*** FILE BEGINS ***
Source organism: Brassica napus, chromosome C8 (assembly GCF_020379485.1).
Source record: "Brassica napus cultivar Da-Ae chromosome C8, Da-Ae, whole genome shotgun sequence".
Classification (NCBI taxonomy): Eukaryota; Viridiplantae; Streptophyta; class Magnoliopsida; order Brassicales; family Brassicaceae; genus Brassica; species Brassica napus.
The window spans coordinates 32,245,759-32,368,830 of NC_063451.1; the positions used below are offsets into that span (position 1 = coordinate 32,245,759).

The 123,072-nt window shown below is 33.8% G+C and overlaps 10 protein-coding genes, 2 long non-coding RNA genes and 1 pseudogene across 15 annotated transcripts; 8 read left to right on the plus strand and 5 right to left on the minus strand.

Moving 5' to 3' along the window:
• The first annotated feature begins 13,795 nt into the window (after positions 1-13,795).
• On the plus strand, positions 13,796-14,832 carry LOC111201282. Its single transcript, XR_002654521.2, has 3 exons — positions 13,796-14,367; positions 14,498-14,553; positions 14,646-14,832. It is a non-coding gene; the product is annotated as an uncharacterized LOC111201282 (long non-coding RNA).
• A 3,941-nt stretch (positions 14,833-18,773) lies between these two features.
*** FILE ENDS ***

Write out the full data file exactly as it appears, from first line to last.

Source organism: Brassica napus, chromosome C8 (assembly GCF_020379485.1).
Source record: "Brassica napus cultivar Da-Ae chromosome C8, Da-Ae, whole genome shotgun sequence".
Classification (NCBI taxonomy): Eukaryota; Viridiplantae; Streptophyta; class Magnoliopsida; order Brassicales; family Brassicaceae; genus Brassica; species Brassica napus.
The window spans coordinates 32,245,759-32,368,830 of NC_063451.1; the positions used below are offsets into that span (position 1 = coordinate 32,245,759).

The 123,072-nt window shown below is 33.8% G+C and overlaps 10 protein-coding genes, 2 long non-coding RNA genes and 1 pseudogene across 15 annotated transcripts; 8 read left to right on the plus strand and 5 right to left on the minus strand.

Moving 5' to 3' along the window:
• The first annotated feature begins 13,795 nt into the window (after positions 1-13,795).
• On the plus strand, positions 13,796-14,832 carry LOC111201282. Its single transcript, XR_002654521.2, has 3 exons — positions 13,796-14,367; positions 14,498-14,553; positions 14,646-14,832. It is a non-coding gene; the product is annotated as an uncharacterized LOC111201282 (long non-coding RNA).
• A 3,941-nt stretch (positions 14,833-18,773) lies between these two features.